Fledgling Ruby Developer Discovers Community Among Mountain Rubyists
What better place to mine for skills in Ruby development than at the foothills of the Rocky Mountains? I couldnÃ¢â‚¬â„¢t think of any better place to experience my first Ruby conference than at Mountain.rb. I went to Boulder, Colorado where I was greeted by towering mountains and listened to genius people advocating the language that I have been honeymooning with.
Now, please note, I am very new to the community. I have only been working in Ruby for the past 5 months, and I come from a design and front-end background. Most of my programming and development skills have been self-taught, so IÃ¢â‚¬â„¢m a newborn amongst mature Rubyists. I think veteran developers might have had different experiences from the conference itself, but I’ve been inspired to share my beginnerÃ¢â‚¬â„¢s viewpoint.
The conference started for me on Wednesday, October 6 with a QuickStart workshop on Ruby and Rails. The community house where the workshop was held sat at the very foot of the Flatirons. It was a beautiful view and the venue was the perfect meeting place. Rich, dark woods surrounded me and made me very comfortable, as I was about to get a steady, but strong stream of Rails knowledge sent my way. Sarah Allen (Blazing Cloud) and Sarah Mei (Pivotal Labs) led the QuickStart, and even though I am familiar with Ruby and Rails I was intrigued as they touched on the inner workings of Rails components.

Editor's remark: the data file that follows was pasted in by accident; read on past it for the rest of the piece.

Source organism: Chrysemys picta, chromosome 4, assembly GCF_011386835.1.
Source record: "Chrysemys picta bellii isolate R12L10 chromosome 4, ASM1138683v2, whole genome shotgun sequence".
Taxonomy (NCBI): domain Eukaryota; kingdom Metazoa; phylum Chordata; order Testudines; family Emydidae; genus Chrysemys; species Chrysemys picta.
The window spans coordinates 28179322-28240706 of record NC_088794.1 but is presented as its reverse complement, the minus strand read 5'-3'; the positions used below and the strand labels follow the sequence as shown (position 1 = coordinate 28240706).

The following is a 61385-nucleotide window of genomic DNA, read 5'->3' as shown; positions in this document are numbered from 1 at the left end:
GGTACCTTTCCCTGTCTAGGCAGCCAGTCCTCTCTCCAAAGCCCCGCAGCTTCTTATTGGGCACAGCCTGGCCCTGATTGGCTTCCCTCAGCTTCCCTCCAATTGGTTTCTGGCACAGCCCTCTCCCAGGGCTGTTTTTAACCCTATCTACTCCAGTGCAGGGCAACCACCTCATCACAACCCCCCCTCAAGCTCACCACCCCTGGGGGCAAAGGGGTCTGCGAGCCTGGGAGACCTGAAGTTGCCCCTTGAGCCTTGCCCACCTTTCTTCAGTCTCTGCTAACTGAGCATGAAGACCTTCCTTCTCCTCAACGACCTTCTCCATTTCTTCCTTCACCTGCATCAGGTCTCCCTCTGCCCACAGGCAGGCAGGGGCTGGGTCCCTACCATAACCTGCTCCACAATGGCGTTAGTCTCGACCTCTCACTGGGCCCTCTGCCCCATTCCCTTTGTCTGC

Thursday started off the technical sessions, of which I was uncertain of how much I would be able to keep up with. Most of the talks tended to be higher-level, touching on aspects of software development that anyone whom delves in code would be able to utilize. (I will admit that I did get lost when messaging between threaded processes were discussed). Evan Phoenix and Joe OÃ¢â‚¬â„¢Brien inspired goodwill with their encouraging talks on treating people right within OSS programming and software sales.
Pete Jackson, our very own Director of Client Services, gave a blockbuster talk on Geospatial Programming (if you missed it, you can still catch him again at RubyConf in New Orleans). His talk touched on a lot of tools that many developers have not yet worked with extensively, and it was very well received.
The biggest thing that I took away from my first Ruby conference is that this community is one that I want to grow in. Amongst the good-natured developers, crazy animal noises from the crowd, and fervor for the Ruby language and methodologies I feel like this is fertile soil for me to cultivate. IÃ¢â‚¬â„¢m so glad that I have been uprooted from PHP while IÃ¢â‚¬â„¢m still green!